STILL brimming with attitude, Ian McCulloch is given to declaiming things like “This is the greatest song ever written, apparently” and “This is a new one – it’s fantastic”.
Echo & The Bunnymen
Kelvingrove Bandstand, Glasgow
In fact, diehard fans would probably be disappointed if he didn’t show off, for it’s that attitude, as much as the band’s unswerving commitment to the sound they first created in the early 1980s, which defines the Bunnymen as still being edgy and not just another past-it group churning out the old hits.
Yet the first half of this show didn’t quite convince that ‘Mac the Mouth’ and the rest still have the fire in their bellies to back up his words. Newer material from their 2014 album Meteorites sounded samey, with the snarled vocals often sunk beneath the guitars. And at times it veered into karaoke, with uninspired cover versions of The Doors’ Roadhouse and People Are Strange, Lou Reed’s Walk On The Wild Side (retitled “Clydeside” as McCulloch gushed about his Scottish roots and proffered belated thoughts about the independence referendum), and even snatches of James Brown and Nat ‘King’ Cole.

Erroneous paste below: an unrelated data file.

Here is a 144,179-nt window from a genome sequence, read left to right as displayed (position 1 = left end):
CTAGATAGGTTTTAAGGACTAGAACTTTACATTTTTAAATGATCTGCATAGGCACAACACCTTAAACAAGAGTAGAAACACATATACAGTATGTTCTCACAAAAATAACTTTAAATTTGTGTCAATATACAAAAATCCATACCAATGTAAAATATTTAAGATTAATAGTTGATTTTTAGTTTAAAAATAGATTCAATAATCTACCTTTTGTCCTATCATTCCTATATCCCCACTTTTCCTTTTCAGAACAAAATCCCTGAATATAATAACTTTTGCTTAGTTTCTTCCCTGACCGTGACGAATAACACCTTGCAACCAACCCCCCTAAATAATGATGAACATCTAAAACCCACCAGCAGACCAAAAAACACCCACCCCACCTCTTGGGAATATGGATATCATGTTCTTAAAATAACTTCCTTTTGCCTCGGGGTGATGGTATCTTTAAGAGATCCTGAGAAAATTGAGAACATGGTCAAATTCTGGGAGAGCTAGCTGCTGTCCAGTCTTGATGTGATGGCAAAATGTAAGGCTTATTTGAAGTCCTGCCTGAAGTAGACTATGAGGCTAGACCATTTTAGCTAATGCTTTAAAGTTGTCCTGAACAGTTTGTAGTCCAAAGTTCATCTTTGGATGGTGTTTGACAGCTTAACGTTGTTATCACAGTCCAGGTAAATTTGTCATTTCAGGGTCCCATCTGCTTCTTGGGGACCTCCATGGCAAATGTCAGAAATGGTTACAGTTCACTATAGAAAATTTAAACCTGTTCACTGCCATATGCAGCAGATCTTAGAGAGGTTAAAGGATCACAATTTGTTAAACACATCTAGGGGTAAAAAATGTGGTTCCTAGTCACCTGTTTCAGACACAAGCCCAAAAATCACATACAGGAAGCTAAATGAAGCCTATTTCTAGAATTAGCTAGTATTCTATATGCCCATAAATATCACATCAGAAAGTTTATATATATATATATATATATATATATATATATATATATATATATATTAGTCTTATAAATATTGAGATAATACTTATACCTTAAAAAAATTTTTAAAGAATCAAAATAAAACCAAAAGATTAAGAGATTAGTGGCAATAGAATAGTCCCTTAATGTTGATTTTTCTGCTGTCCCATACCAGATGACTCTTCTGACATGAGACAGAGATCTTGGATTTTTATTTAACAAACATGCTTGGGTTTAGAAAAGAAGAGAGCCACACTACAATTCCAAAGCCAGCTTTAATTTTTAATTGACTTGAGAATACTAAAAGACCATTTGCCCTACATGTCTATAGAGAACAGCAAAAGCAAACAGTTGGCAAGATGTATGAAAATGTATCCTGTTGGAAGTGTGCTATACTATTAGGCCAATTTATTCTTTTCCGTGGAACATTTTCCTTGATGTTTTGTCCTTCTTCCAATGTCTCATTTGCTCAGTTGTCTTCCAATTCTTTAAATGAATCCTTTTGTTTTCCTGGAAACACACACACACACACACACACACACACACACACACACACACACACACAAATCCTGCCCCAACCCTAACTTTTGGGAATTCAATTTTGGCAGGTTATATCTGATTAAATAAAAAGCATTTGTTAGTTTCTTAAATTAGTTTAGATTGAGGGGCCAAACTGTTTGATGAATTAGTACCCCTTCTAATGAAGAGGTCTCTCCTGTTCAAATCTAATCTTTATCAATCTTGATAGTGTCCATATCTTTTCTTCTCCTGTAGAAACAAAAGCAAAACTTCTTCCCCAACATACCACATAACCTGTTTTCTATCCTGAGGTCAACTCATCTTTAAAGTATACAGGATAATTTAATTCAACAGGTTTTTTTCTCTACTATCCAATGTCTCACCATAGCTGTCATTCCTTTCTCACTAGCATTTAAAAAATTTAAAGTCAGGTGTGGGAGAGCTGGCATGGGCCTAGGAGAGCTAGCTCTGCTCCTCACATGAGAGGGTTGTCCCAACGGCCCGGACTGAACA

Far better were their crowd-pleasing older songs, with classics Seven Seas, Bring On The Dancing Horses, The Cutter and the aforementioned “greatest song” The Killing Moon. With a dark sky behind them, this took on an epic grandeur as it sinisterly echoed through the park. Fans seemed happiest to sing along to the familiar hits, with Nothing Lasts Forever and an extended Lips Like Sugar following as encore, before a gentle version of Ocean Rain (“the second greatest song ever written”) provided an atmospheric finish. But in relying so heavily on old material, the Bunnymen verged uncomfortably close to the nostalgia act they’d surely despise.
Seen on 15.08.15